A witty and sophisticated tragicomedy of errors that echoes the melancholic delight of The Great Gatsby.
Protected by the careless elegance of old-money wealth, a small group of Manhattan friends attempt to preserve the irresponsible ease and glory of their prep-school days. George, the likable, sincere, if slightly plodding narrator, recalls the not so distant past, when each of the five was trying for a profitable career or marriage. Chat, George's friend at Dartmouth, is prissy and complaining in that endearing, hard-drinking Noel Coward kind of way. Aside from shared history and jokes, it is their mutual admiration of Kate Goodenow that holds them together. Patrician and flippant, Kate is the very definition of good breeding and the universal object of desire. Into the cozy trio stumbles Harry Lombardi, who lacks what is prized most—good manners and a good name—and possesses in great abundance what is ubiquitously scorned: ambition. A computer whiz from Jersey, he quit Dartmouth after a year to pursue high finance. Although a legend on Wall Street, he is nonetheless ridiculed by the clique for his jittery enthusiasm and bumbling etiquette. And he won't quit harping on his new financial venture—some kind of World Wide Web that will change the world. To the horror of George and Chat, Harry in his naive impertinence aims for Kate, and they are soon engaged. Sweeping back and forth from their prep-school days to the forced, aimless pursuit of pleasure that occupies their present, the narrative effortlessly builds a collection of scenes that serve to perfectly reveal the ragged edges beneath the characters’ glossy veneers. More an exposé than a plot-driven work, the tangled fates of Harry, Kate, George, and Chat are thrown for a loop when a couple of very real ghosts from the past threaten to ruin their fun.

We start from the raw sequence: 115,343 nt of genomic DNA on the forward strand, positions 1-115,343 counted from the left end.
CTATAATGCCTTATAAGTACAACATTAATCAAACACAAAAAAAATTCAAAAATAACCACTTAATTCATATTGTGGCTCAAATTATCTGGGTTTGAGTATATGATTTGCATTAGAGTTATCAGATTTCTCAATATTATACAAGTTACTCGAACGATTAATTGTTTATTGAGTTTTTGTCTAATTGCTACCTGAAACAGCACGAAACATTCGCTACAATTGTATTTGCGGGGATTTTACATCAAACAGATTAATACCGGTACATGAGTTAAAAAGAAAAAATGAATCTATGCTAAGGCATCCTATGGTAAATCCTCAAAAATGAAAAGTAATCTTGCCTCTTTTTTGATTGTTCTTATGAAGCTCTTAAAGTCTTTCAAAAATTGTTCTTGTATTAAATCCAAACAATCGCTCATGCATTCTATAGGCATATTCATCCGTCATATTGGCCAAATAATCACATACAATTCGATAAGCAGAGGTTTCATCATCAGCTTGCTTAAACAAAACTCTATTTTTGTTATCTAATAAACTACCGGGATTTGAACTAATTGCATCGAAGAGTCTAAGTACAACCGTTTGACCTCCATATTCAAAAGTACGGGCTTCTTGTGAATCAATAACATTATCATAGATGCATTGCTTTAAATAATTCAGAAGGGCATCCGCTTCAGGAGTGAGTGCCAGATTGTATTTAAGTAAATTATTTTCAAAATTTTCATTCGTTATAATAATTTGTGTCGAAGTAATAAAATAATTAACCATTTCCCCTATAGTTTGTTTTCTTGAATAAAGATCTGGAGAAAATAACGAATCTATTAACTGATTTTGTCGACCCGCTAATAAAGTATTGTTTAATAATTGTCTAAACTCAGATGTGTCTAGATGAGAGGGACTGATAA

A winning debut: traditional in all aspects and remarkably adept.